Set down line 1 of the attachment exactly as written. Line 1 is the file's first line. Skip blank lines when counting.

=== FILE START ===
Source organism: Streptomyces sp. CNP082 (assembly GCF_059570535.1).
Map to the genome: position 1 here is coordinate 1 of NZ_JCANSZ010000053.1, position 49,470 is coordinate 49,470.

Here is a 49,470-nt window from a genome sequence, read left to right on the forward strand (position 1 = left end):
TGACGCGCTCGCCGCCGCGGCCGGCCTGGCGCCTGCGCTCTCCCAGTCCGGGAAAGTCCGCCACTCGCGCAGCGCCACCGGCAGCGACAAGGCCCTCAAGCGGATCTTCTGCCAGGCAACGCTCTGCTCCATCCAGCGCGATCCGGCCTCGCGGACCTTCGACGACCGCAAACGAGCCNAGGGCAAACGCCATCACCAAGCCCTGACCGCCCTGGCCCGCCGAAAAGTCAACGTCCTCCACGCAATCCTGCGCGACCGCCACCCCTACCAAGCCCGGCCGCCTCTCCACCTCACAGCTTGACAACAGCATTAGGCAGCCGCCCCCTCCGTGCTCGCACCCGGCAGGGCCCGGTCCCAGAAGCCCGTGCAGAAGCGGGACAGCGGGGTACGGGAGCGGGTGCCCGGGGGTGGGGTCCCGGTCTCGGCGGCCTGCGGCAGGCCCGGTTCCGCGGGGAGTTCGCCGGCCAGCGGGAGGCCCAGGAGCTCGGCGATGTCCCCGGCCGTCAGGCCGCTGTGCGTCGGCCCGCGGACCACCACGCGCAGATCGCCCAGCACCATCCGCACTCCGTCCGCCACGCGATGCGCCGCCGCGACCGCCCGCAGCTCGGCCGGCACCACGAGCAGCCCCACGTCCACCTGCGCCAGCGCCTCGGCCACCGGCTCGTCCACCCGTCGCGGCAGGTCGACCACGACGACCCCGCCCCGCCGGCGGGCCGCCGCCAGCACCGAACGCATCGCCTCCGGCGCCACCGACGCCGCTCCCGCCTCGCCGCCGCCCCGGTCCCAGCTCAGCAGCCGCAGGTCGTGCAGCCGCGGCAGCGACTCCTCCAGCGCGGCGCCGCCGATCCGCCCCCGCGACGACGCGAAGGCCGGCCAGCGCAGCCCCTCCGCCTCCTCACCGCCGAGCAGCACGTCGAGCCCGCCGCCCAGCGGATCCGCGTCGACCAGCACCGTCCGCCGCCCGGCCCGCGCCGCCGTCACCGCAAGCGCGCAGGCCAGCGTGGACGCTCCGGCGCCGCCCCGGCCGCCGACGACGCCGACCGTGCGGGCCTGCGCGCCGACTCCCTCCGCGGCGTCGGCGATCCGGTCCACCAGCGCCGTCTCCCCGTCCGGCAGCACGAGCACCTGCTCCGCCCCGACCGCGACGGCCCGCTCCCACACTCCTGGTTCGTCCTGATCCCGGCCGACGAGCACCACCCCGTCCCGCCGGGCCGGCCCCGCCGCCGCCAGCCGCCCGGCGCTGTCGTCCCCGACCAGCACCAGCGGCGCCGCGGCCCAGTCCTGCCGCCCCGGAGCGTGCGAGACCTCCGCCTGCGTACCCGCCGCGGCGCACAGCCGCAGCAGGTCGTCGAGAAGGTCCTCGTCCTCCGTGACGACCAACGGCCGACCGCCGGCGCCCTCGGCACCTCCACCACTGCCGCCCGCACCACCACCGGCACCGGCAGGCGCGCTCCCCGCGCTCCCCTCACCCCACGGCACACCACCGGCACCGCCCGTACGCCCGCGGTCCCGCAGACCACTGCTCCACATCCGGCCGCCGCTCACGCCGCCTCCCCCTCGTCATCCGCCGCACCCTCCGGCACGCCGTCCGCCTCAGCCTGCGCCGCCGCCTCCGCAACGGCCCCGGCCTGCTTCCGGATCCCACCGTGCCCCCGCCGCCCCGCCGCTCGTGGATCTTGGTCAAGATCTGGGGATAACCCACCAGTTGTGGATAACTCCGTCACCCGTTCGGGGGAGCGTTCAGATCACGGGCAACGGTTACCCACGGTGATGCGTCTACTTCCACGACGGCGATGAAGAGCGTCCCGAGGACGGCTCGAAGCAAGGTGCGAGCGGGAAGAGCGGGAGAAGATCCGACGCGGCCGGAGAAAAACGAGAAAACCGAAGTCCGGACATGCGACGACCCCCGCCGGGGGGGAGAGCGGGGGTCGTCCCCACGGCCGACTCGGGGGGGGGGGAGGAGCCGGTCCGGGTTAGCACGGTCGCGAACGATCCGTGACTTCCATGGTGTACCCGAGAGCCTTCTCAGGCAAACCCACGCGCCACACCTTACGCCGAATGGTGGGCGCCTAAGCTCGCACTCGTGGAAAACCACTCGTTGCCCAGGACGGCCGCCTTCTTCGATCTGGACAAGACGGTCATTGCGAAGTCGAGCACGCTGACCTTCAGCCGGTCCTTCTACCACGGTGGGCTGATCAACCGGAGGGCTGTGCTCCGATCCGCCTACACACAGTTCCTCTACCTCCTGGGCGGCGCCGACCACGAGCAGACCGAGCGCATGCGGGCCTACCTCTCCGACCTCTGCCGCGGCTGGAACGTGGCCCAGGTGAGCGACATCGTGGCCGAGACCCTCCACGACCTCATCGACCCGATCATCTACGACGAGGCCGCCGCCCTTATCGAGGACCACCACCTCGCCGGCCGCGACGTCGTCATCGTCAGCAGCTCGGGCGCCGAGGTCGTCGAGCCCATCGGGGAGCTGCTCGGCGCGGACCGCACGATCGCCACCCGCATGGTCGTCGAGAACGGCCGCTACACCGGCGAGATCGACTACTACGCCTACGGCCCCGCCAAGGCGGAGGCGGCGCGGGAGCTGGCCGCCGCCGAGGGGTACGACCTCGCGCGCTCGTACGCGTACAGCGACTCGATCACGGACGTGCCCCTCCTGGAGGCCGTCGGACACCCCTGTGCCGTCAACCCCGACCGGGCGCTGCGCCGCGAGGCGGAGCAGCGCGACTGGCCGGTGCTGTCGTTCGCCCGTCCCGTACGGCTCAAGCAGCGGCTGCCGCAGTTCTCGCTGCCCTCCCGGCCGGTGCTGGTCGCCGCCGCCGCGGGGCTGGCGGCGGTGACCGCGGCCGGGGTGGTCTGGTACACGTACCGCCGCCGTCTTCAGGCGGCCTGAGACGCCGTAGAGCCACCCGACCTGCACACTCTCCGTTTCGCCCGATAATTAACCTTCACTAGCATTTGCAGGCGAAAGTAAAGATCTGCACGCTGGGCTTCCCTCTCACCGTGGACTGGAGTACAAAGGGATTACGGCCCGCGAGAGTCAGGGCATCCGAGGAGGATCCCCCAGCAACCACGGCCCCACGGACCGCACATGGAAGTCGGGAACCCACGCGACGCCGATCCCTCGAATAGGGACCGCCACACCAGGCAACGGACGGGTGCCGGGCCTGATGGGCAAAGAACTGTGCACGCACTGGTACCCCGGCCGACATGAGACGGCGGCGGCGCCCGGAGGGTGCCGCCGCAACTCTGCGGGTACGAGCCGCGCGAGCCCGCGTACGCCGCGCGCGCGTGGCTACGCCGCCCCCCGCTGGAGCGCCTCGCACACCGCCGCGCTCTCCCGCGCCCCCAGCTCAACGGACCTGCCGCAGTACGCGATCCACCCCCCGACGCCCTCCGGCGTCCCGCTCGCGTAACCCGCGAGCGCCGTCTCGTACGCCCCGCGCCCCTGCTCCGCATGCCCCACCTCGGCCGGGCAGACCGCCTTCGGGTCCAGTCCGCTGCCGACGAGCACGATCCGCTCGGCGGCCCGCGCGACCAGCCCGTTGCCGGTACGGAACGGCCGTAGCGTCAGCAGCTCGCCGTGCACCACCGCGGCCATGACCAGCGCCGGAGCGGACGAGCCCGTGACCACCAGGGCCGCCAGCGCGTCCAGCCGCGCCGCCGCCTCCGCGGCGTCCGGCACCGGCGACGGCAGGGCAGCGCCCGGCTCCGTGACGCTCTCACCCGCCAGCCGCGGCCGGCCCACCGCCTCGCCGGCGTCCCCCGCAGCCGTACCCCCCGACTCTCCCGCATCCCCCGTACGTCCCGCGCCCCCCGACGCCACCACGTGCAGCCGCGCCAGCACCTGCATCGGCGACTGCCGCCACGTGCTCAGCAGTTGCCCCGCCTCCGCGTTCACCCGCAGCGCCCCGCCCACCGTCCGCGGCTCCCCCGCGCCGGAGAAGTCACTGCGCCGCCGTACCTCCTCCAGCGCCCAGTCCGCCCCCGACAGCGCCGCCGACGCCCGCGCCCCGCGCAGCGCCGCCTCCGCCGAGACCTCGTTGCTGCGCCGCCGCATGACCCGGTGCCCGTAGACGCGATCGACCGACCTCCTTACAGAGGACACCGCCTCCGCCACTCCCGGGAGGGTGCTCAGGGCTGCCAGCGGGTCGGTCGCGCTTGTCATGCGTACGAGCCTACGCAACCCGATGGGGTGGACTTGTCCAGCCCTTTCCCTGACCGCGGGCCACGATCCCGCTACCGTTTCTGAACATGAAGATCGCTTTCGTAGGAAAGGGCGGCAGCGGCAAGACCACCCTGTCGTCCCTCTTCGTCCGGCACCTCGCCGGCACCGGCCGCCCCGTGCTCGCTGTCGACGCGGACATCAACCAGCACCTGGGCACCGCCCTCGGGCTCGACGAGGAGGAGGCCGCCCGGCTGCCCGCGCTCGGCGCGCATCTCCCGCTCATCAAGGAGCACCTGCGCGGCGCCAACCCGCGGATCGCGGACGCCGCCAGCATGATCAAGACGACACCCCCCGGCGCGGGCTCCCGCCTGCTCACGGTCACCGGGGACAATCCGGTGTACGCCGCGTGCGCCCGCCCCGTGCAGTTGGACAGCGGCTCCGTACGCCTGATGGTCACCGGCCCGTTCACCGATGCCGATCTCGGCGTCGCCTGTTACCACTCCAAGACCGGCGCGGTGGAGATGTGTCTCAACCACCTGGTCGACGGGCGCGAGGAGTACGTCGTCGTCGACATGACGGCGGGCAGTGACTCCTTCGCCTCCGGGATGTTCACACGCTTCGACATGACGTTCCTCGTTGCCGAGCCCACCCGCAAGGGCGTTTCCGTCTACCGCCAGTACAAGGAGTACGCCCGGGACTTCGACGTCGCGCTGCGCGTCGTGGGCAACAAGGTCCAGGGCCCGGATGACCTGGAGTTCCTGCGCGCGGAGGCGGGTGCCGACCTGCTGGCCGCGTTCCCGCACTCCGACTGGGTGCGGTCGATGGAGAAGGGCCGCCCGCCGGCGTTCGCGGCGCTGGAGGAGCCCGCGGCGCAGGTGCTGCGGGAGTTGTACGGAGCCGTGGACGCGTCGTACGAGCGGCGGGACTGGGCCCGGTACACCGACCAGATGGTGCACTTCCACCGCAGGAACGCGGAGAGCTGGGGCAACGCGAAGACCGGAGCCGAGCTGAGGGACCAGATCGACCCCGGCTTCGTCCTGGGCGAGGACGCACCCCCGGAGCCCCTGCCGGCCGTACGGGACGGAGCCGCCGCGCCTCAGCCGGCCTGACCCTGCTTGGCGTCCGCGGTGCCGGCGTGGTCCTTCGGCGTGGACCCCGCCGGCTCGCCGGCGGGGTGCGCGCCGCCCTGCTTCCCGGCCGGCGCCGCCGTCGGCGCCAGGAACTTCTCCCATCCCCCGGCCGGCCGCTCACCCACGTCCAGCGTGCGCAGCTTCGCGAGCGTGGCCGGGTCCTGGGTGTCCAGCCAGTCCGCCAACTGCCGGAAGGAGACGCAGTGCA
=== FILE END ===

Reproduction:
Source organism: Streptomyces sp. CNP082 (assembly GCF_059570535.1).